Close relations with the University of Regina continued as Dr. Vianne Timmons, UofR President, renewed her term; Dr. Timmons has been a strong advocate of the federated college system. Other important staff developments at our LCUR campus include the planned return to the professorial ranks of former Dean Dr. Volker Greifenhagen. His good work continues in the training he provided to his successor, Dr. Yvonne Petry, who became the new Dean in July of 2018 and did a great job in her first year.
Our recruiting for the LCUR campus received new energy with a new communications message directed to the Generation Z students whose concern with community, sustainability, and global citizenship speak directly to the continuing emphasis of the LCUR campus over the past twenty plus years. This emphasis was complemented by a renaming of our residence as “The Student Village”, a concept that indicates our residence as a place where community, support and all the services of home are there to serve our students. The ‘sustainability’ message was reinforced by the International Association of Universities when it named Luther College, and the University of Regina, as the institutional lead on United Nations Sustainable Development Goal #12 “Responsible Consumption and Production”. Dr. Roger Petry, Associate Professor of Philosophy, was the key person in bringing this honour and responsibility to Luther College and ultimately the University of Regina.
At the Board level, long-serving Regent Bruce McDowell resigned from the Board citing the desire for more flexibility in his schedule, testifying again to the tremendous hours of volunteer work that our Board does for our College. Daryl Nelson has stepped up to fill Bruce’s position as Treasurer. New Regents filling vacancies until their election at the October 2019 AGM were Pastor Victoria Mwamasika, Dwight Nelson, and Andrea Wagner. David Solheim, who did an admirable job as Chair of the Board and whose term on the Board expires at the next AGM, stepped down as Board Chair at the end of June, 2019 though he has agreed to continue to serve as the Chair of the President’s Search Committee beyond that time.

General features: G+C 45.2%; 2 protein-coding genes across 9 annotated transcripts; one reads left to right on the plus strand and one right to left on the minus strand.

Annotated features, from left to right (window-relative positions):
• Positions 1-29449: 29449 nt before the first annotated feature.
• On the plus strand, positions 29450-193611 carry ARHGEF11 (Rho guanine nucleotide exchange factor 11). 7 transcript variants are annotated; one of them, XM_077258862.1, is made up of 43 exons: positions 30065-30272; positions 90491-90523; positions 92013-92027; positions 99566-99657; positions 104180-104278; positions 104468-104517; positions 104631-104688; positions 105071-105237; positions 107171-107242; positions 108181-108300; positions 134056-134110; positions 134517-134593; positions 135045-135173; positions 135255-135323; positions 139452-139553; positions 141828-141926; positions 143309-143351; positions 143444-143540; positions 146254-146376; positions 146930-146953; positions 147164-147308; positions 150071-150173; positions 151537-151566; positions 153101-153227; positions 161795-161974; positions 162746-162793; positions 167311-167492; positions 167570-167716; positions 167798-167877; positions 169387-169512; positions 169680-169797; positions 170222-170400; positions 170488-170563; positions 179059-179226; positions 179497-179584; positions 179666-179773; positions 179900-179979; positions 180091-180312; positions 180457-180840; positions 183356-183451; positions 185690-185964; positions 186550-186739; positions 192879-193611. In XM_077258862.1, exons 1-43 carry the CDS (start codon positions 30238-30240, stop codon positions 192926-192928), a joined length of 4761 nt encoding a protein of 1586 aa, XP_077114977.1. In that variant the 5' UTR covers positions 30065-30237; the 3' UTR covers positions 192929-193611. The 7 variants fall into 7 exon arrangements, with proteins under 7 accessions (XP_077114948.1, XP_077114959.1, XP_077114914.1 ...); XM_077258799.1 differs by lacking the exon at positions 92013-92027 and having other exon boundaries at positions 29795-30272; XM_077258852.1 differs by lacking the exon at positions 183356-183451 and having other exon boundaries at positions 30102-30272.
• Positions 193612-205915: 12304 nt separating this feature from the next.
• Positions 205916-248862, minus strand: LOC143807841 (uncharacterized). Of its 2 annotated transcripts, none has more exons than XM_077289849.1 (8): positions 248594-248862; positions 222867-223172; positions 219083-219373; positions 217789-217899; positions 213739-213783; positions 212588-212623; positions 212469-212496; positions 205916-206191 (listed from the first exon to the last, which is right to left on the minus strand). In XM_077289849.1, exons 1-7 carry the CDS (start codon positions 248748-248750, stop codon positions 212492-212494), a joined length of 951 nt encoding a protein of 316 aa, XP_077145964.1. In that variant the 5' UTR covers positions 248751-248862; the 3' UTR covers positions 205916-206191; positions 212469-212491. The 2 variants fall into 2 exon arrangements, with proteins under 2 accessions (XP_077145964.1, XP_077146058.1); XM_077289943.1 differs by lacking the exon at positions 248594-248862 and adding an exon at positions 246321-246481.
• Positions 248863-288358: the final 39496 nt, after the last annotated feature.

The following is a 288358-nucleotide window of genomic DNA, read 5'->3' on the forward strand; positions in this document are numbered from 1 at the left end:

Our year ended very sadly with the untimely passing of Mark Leupold, much loved teacher of history at the LCHS campus. Mark had served the College for over thirty years, and had retired but had returned to teaching at the LCHS campus in maternity leave positions. He was invigilating the College’s final exam of June when he passed from this world. Mr. Leupold will be remembered for his tremendous devotion to his students, love of history and embodiment of “Quality Education in a Christian context”. We will miss him greatly.
But the good work of Luther College continues, thanks to the dedication of its staff, faculty, alumni, and friends who support it. I thank them all for their hard work, gifts, and prayers of support.
Blessings to all who read this,
President Bryan Hillis, Ph.D.
Luther College, Regina, Saskatchewan